Hopefully Eli Roth hasn’t terrified too many travelers from the horizon-expanding cultural experience staying in a hostel can provide (not to mention Eastern Europe all together, which is quite lovely to be honest). Less expensive and more sociable than traditional hotels in uruguay, hostels cater particularly well younger crowds, at least those young at heart, who might be more budgeted in their sightseeing, not to mention more open minded and appreciative of meeting new people along the way. Traditional hostels are rental based operations, allowing newcomers to rent a bed or bunk bed in a dormitory type-setting, often sharing a bathroom, Direct TV channesl in Port Townsend, lounge and or kitchen with the other occupants. Though the term “Youth Hostel” is commonly assigned most hostel accommodations, it’s actually a misnomer.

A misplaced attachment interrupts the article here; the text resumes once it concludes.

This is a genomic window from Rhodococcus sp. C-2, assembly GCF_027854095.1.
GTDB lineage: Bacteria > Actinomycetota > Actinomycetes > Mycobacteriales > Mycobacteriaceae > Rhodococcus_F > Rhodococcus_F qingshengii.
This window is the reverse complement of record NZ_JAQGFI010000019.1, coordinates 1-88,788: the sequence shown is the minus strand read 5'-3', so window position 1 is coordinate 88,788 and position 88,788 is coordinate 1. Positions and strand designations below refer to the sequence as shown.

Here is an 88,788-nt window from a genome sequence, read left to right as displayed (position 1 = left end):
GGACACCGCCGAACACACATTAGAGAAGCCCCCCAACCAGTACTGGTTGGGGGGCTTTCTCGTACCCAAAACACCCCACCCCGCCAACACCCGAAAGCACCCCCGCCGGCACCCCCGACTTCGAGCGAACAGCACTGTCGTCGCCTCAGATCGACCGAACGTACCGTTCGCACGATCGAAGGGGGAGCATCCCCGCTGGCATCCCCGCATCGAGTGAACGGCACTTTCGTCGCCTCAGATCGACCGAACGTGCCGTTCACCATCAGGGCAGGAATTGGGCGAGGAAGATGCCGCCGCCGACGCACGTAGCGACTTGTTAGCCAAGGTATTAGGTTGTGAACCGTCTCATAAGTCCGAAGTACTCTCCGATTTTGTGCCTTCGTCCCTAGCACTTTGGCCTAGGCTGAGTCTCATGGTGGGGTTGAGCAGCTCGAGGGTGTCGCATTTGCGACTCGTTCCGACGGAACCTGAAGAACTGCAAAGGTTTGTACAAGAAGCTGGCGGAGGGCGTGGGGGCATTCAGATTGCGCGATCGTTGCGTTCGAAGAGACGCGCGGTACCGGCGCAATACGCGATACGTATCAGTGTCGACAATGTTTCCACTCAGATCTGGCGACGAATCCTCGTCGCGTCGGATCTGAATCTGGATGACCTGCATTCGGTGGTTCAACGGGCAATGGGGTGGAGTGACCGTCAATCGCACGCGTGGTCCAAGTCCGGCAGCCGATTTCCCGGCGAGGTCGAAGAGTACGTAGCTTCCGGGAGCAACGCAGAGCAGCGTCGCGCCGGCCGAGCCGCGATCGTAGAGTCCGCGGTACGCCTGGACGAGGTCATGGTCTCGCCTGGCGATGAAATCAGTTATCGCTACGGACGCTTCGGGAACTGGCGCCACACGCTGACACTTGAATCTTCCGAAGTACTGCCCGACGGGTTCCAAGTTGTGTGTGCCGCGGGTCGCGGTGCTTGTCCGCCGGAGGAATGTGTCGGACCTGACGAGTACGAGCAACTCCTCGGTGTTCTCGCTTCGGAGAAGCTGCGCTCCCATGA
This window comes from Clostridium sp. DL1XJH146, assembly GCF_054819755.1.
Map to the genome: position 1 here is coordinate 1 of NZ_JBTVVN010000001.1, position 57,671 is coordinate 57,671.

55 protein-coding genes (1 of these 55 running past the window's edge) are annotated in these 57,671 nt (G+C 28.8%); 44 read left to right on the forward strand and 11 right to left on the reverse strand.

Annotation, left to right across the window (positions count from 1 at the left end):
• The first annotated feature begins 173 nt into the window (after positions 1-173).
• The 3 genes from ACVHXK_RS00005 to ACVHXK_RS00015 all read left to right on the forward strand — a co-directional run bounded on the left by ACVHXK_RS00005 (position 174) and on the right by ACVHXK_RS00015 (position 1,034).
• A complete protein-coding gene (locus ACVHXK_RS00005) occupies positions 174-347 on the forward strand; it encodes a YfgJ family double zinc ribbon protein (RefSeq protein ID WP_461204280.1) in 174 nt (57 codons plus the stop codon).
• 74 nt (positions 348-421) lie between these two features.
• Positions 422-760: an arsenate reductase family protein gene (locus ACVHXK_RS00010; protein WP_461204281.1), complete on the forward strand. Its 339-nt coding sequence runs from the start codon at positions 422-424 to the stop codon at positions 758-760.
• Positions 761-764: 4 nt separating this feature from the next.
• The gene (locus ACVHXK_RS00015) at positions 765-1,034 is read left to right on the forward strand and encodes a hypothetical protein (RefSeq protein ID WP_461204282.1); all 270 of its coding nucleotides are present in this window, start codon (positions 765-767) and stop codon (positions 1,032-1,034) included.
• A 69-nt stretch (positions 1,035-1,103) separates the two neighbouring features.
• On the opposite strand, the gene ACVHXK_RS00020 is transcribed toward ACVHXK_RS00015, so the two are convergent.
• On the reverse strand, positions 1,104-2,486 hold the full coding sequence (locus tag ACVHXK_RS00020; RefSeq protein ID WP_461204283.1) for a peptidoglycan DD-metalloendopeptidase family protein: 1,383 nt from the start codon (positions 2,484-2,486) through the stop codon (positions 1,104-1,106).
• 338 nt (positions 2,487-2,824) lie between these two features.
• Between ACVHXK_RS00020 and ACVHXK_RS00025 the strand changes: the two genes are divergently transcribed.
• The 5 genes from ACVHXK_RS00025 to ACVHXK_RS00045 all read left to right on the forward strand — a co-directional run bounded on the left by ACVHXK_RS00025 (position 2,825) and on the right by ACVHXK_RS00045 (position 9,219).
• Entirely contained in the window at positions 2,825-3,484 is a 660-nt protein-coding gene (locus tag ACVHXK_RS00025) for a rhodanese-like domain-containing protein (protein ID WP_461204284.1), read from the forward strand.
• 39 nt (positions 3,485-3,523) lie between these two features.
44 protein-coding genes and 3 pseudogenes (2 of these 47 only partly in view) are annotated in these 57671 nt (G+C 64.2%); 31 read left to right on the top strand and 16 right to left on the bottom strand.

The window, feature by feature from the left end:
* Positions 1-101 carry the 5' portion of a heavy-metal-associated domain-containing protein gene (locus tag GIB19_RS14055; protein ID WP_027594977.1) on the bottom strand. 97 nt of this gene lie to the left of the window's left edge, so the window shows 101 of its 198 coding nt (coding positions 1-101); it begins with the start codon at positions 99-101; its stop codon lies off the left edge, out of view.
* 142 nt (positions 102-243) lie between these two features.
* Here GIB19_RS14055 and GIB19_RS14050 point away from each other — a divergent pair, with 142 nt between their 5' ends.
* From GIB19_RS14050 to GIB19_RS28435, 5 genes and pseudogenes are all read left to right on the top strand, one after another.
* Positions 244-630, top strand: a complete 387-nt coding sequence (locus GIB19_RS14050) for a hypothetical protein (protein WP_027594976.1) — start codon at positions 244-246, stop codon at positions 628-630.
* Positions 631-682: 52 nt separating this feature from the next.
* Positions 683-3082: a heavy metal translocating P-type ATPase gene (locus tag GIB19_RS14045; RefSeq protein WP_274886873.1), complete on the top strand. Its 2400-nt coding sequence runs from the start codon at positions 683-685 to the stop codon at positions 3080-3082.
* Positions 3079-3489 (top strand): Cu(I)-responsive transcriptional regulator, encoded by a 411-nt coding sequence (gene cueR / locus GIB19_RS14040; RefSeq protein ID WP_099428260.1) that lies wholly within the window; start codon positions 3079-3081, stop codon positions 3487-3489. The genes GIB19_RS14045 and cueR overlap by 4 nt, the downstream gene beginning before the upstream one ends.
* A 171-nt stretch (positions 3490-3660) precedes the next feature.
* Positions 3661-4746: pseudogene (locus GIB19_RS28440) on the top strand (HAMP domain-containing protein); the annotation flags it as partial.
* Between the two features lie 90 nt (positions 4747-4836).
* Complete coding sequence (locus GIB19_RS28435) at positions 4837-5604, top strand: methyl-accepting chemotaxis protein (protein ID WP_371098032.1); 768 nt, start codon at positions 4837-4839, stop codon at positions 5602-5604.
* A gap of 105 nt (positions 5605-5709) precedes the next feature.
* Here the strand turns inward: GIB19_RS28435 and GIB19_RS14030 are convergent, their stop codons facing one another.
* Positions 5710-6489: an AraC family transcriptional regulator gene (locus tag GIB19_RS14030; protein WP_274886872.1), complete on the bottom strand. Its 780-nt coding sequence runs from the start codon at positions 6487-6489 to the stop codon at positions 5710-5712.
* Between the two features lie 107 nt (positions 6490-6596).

In most countries, there will be no I.D. checks to make sure any renter is under a certain age (not to say you won’t need some sort of identification just to check-in). Of course, with a hostel’s more relaxed, informal environment, those who choose to stay there must be more careful with their possessions. While it can be great to meet interesting new people over the course of your travels, bear in mind that these people are, in fact, still strangers. Common sense should apply in regards to leaving valuables out in the open or in easily accessible hiding places.
Careless young travelers are easy targets for pickpockets and small-time thieves. Also, privacy may be an issue for some, as shared accommodations creates a more open environment, less shielded to excessive noise or lifestyle choices some may find unappealing. On the other hand, for many college students and recent graduates who are perhaps more accustomed to similar living situations, a hostel is little more than a familiar cheap stay in a land far away. For anyone with a sense of adventure and limited checking account, a hostel is arguably the best way to see a foreign country at an affordable price.